The Columbia press. (Astoria, Or.) 1949-current, July 10, 2020, Image 1

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    T he C olumbia P ress
50 ¢
C latsop C ounty ’ s I ndependent W eekly
July 10, 2020
Vol. 4, Issue 28
District reveals plan for reopening schools
B y C indy y ingst
The Columbia Press
Nothing about the new school year
will be simple.
“What will our schools look like for
the ’20-’21 school year? The answer to
that is, unfortunately, very complicat-
ed,” Superintendent Tom Rogozins-
ki told parents in a virtual town hall
meeting Wednesday night.
The Warrenton-Hammond district,
like others around the state, received
a small booklet of instructions from
Oregon Department of Education
designed to get the district ready for
students in the fall. The first day of
school is Sept. 14.
“What this is not, tonight, is an un-
veiling of precisely what we’re doing
next year,” Rogozinski said. “ODE’s
guidances are evolving and continue
to evolve.”
The most difficult requirement is
to establish a minimum of 35 square
feet per person in determining room
The district also must support phys-
ical distancing in all activities and in-
struction, striving to maintain at least
6 feet between individuals.
There could be marked spaces on
the floor, one-way traffic flow in halls
intersection will
soon get a fix
B y C indy y ingst
The Columbia Press
Cindy Yingst/The Columbia Press
Tom Rogozinski, superintendent of the Warrenton-Hammond School District,
speaks in a virtual town hall meeting to discuss plans for reopening local schools.
and constrained spaces, and require-
ments to wash hands before entering
the school, before meals and in each
There’s also a plan for “cohorting”
in which smaller groups of students
operate together, such as a particular
group always uses the same entrance
door to campus and rides the same
bus, associating less with other co-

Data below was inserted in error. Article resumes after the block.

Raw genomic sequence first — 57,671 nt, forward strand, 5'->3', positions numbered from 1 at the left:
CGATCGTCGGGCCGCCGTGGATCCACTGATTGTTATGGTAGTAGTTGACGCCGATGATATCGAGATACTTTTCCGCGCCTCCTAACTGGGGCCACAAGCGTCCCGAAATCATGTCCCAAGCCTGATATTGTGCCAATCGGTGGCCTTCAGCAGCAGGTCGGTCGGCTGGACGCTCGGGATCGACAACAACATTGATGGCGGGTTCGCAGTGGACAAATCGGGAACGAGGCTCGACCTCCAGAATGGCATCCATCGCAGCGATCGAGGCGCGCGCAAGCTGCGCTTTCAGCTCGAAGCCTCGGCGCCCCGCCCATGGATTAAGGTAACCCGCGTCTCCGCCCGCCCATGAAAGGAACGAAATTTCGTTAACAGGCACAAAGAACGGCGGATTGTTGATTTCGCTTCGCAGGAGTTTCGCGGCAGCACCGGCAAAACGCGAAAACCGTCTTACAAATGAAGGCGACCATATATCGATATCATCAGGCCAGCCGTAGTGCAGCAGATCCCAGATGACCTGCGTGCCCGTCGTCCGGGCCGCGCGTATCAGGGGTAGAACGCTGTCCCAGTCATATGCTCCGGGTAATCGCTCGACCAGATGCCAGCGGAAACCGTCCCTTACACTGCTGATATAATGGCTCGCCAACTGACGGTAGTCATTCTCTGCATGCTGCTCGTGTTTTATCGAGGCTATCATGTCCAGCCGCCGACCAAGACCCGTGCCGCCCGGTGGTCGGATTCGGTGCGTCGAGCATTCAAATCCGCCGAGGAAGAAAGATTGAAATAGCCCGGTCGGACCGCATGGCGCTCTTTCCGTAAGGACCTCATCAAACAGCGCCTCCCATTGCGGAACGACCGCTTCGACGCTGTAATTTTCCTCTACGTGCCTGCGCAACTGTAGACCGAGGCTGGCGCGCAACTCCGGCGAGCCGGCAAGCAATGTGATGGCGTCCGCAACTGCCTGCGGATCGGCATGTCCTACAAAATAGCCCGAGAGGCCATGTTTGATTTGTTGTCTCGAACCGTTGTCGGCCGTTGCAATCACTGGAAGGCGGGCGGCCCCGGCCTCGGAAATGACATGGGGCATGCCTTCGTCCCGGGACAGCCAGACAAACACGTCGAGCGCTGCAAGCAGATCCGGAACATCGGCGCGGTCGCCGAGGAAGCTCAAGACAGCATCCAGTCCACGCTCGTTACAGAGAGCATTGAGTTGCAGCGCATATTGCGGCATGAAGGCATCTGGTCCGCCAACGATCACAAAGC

horting groups.
Rogozinski presented results of a
survey that asked parents how they
felt about sending children to school
during a pandemic.
When asked how much their chil-
dren learned during distance learn-
ing in the spring, 76 percent said
less or a lot less.
Seventy percent of parents said
they felt comfortable or very com-
fortable with 100 percent in-person,
in-school learning.
Sixty-four percent were uncom-
fortable or very uncomfortable with
students being required to wear
See ‘Schools’ on Page 5
One of the main entries into War-
renton will be reconfigured in the next
two years.
The change will affect how traffic
flows on Highway 101 and how drivers
enter town from the south.
“This is a safety project,” said Lou
Torres, public information officer for
Oregon Department of Transporta-
tion. “The intersection of U.S. 101 and
Perkins Lane has a fairly long crash
history. A number of the crashes have
been severe crashes involving injuries
or fatalities.”
The intersection is in the top 10
percent of the region’s worst crashes,
hence the high priority, Torres added.
A raised median will give pedestri-
ans a safe space if they’re attempting
to cross all four lanes of traffic. The
median also will limit how drivers pull
onto Highway 101 as there will be no
more left turns onto the highway.
The project’s total cost is $2.14 mil-
lion, which includes engineering,
right-of-way acquisition, and con-
See ‘Entry’ on Page 6
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